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Chinese Scholars Rocks

Telepathic Stones: The Ancient Art of the Scholar’s Rocks


These scholars’ stones, which condense “the vital energy of heaven and earth”, have been collected in China since the year 619.

What is in rocks that makes them so absolute? Like trees, they insinuate and undeniable reality, but additionally they can also take the shape of everything that exists in the world. They are leviathans and demons, human faces, rivers, seas and mountains… but, above all, they are statues of our unconscious.

For thousands of years, these specimens have been treasured in the Chinese tradition. The “Scholars’ Rocks”, or gongshi—also known as sculptural stones—are rocks that have been shaped naturally or artificially (sometimes we can see a basin or a man-made path) which, since the time of the Tang Dynasty (618-907) and until our days have been gathered as philosopher stones or metaphors of nature. Photographer Jonathan M. Singer published a book entitled Spirit Stones: The Ancient Art of the Scholar’s Rock, where he captures 140 gongshi from Kemin Hu’s magnificent collection, a prominent figure in the world of this art form.

In his book, he shows how, according to Hu, scholar’s stones are really “condensations of the vital essence and energy of heaven and earth.” Hu wrote an introduction about the history and the aesthetics of these stones. He explains, for instance, the traditional terms used to appraise these rocks: shou (thin), zhou (wrinkled), luo (furrowed) and tou (full of holes).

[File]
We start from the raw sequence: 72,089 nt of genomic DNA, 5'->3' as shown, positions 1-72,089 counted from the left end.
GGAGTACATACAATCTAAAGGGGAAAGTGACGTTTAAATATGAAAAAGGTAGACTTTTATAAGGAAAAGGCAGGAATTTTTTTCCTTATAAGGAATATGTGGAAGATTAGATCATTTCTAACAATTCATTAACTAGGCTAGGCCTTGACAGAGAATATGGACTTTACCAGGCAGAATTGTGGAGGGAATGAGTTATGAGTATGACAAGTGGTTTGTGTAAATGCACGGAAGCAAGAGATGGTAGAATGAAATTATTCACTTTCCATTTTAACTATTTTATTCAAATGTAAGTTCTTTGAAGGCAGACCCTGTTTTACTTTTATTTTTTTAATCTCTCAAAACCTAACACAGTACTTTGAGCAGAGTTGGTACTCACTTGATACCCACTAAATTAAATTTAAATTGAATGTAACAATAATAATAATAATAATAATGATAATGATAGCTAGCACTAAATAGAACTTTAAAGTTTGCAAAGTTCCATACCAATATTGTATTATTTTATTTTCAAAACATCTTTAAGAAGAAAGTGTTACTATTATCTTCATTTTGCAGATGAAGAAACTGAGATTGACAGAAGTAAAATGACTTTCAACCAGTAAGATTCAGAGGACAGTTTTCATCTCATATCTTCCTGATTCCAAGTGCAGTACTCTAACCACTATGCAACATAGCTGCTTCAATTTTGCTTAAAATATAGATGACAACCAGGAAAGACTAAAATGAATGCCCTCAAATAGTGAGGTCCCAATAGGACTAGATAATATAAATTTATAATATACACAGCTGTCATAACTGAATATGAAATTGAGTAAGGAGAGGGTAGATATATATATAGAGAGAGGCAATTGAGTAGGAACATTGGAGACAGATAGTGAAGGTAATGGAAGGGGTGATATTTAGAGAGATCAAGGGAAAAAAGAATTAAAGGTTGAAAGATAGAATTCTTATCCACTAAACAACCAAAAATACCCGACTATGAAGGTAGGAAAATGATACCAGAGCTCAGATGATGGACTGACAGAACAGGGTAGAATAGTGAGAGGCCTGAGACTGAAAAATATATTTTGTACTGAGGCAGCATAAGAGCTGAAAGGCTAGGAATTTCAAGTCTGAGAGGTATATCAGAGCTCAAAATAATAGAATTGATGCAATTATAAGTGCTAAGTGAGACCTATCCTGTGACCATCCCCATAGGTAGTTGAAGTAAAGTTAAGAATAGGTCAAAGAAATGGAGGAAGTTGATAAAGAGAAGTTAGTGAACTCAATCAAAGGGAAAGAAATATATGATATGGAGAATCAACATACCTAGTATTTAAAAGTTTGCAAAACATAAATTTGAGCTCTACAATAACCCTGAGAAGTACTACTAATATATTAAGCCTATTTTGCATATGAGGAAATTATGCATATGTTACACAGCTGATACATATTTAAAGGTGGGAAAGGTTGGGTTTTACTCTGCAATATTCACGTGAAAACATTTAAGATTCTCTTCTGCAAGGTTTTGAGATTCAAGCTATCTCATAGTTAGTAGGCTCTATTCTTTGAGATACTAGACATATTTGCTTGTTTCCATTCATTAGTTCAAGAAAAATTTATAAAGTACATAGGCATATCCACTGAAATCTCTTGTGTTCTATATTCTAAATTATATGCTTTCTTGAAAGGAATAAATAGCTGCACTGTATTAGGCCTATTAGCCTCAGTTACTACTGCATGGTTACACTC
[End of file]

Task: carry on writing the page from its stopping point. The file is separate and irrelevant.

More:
Each one of these stones is the motif of poems and paintings, appreciated specifically for the elements that make it different from the others.  According to Orientals, scholars’ stones “share a telepathic connection with human souls”. If we consider that every time we set eyes on these stones we can see whatever our mind is projecting at the time, while we can also see, for instance, the perfect metaphor for the wind, then a telepathic connection is indeed taking place and materializing as an insoluble mineral form. By treasuring and treating them as works of art, the Chinese remind us of the spiritual qualities of still objects; one of the greatest pleasures of life exquisitely alluded to in this book.

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